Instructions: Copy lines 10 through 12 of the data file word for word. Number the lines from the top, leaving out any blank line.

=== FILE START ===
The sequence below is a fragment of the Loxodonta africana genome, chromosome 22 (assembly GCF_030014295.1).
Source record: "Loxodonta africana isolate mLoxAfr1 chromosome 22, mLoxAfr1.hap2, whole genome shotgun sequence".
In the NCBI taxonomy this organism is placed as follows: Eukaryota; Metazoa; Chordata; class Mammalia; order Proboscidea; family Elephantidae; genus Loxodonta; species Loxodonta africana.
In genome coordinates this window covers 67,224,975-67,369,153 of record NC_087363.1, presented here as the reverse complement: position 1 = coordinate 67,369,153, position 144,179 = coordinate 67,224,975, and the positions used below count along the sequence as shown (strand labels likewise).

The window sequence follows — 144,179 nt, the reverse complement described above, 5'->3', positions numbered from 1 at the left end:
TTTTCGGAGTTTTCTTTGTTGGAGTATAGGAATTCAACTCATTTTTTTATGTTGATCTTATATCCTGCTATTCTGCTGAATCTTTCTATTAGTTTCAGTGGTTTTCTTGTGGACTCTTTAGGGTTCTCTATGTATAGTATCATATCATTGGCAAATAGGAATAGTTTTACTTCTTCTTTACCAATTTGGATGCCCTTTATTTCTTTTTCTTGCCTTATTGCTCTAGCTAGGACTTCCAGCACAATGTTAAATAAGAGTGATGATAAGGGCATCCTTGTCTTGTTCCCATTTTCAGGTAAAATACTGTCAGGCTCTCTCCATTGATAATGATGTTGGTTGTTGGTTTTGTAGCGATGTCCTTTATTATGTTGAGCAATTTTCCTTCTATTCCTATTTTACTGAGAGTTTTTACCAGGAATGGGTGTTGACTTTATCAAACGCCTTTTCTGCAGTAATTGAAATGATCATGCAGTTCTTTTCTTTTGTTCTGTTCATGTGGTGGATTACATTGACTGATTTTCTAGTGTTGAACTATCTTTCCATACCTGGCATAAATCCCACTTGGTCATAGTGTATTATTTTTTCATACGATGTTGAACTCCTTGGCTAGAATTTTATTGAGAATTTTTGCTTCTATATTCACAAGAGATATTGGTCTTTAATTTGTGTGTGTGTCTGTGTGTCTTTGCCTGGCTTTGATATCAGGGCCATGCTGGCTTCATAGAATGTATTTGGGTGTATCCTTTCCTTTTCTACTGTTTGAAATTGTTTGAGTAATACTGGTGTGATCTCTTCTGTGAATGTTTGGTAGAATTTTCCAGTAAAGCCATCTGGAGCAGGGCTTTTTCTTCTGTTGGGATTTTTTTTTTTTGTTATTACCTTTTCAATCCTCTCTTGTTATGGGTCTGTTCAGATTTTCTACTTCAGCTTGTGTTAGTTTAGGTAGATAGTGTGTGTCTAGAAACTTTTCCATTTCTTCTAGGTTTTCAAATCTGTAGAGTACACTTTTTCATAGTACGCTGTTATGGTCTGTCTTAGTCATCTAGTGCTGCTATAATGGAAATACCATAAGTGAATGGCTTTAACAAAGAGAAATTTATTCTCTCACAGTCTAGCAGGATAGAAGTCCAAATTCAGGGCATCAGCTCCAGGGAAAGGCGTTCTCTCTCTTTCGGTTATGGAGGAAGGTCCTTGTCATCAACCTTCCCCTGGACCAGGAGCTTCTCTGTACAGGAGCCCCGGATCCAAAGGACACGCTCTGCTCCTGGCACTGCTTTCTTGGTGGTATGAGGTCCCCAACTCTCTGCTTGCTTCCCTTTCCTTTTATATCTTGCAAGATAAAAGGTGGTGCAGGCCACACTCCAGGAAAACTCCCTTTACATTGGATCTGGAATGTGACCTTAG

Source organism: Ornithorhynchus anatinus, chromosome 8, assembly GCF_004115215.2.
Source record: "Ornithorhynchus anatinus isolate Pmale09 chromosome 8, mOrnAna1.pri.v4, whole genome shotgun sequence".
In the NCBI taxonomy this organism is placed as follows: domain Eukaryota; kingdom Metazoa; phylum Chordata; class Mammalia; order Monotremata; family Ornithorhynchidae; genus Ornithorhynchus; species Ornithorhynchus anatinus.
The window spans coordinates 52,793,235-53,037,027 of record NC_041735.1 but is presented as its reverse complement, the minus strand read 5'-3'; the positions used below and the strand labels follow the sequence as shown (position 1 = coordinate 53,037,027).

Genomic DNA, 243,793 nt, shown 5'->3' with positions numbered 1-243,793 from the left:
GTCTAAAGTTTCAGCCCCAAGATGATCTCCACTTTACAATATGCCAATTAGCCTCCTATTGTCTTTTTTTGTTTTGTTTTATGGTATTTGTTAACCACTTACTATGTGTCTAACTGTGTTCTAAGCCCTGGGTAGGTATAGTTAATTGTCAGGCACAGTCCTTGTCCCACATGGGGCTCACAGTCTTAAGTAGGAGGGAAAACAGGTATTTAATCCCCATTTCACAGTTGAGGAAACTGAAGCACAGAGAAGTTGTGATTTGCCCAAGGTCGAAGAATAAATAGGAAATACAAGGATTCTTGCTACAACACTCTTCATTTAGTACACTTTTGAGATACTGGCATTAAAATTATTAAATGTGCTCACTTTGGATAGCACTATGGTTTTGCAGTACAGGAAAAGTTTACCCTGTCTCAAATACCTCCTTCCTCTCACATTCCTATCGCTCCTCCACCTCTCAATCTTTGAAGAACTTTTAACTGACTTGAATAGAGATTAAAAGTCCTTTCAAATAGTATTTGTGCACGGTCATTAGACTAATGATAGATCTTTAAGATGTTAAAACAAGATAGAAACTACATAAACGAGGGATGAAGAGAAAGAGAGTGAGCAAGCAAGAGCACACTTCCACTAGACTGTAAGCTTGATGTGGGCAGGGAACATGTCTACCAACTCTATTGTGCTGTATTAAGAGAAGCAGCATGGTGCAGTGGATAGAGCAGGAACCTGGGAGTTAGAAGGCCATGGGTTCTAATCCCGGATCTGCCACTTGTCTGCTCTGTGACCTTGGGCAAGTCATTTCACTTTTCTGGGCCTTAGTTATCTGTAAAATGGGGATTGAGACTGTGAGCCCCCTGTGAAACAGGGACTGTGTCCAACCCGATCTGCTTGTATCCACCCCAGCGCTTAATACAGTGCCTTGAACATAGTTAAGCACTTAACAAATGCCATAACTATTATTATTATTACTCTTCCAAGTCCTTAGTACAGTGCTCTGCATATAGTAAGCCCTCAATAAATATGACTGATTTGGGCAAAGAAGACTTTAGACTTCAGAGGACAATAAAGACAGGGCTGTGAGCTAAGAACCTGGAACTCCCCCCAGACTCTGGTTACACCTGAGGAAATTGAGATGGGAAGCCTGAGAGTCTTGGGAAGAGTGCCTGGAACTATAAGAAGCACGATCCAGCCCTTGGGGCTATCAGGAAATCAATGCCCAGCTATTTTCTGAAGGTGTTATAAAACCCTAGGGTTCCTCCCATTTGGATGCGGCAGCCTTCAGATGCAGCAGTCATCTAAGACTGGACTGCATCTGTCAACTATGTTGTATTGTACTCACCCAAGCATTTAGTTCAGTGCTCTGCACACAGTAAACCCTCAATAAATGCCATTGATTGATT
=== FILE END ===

The window spans coordinates 52,793,235-53,037,027 of record NC_041735.1 but is presented as its reverse complement, the minus strand read 5'-3'; the positions used below and the strand labels follow the sequence as shown (position 1 = coordinate 53,037,027).

Genomic DNA, 243,793 nt, shown 5'->3' with positions numbered 1-243,793 from the left:
GTCTAAAGTTTCAGCCCCAAGATGATCTCCACTTTACAATATGCCAATTAGCCTCCTATTGTCTTTTTTTGTTTTGTTTTATGGTATTTGTTAACCACTTACTATGTGTCTAACTGTGTTCTAAGCCCTGGGTAGGTATAGTTAATTGTCAGGCACAGTCCTTGTCCCACATGGGGCTCACAGTCTTAAGTAGGAGGGAAAACAGGTATTTAATCCCCATTTCACAGTTGAGGAAACTGAAGCACAGAGAAGTTGTGATTTGCCCAAGGTCGAAGAATAAATAGGAAATACAAGGATTCTTGCTACAACACTCTTCATTTAGTACACTTTTGAGATACTGGCATTAAAATTATTAAATGTGCTCACTTTGGATAGCACTATGGTTTTGCAGTACAGGAAAAGTTTACCCTGTCTCAAATACCTCCTTCCTCTCACATTCCTATCGCTCCTCCACCTCTCAATCTTTGAAGAACTTTTAACTGACTTGAATAGAGATTAAAAGTCCTTTCAAATAGTATTTGTGCACGGTCATTAGACTAATGATAGATCTTTAAGATGTTAAAACAAGATAGAAACTACATAAACGAGGGATGAAGAGAAAGAGAGTGAGCAAGCAAGAGCACACTTCCACTAGACTGTAAGCTTGATGTGGGCAGGGAACATGTCTACCAACTCTATTGTGCTGTATTAAGAGAAGCAGCATGGTGCAGTGGATAGAGCAGGAACCTGGGAGTTAGAAGGCCATGGGTTCTAATCCCGGATCTGCCACTTGTCTGCTCTGTGACCTTGGGCAAGTCATTTCACTTTTCTGGGCCTTAGTTATCTGTAAAATGGGGATTGAGACTGTGAGCCCCCTGTGAAACAGGGACTGTGTCCAACCCGATCTGCTTGTATCCACCCCAGCGCTTAATACAGTGCCTTGAACATAGTTAAGCACTTAACAAATGCCATAACTATTATTATTATTACTCTTCCAAGTCCTTAGTACAGTGCTCTGCATATAGTAAGCCCTCAATAAATATGACTGATTTGGGCAAAGAAGACTTTAGACTTCAGAGGACAATAAAGACAGGGCTGTGAGCTAAGAACCTGGAACTCCCCCCAGACTCTGGTTACACCTGAGGAAATTGAGATGGGAAGCCTGAGAGTCTTGGGAAGAGTGCCTGGAACTATAAGAAGCACGATCCAGCCCTTGGGGCTATCAGGAAATCAATGCCCAGCTATTTTCTGAAGGTGTTATAAAACCCTAGGGTTCCTCCCATTTGGATGCGGCAGCCTTCAGATGCAGCAGTCATCTAAGACTGGACTGCATCTGTCAACTATGTTGTATTGTACTCACCCAAGCATTTAGTTCAGTGCTCTGCACACAGTAAACCCTCAATAAATGCCATTGATTGATT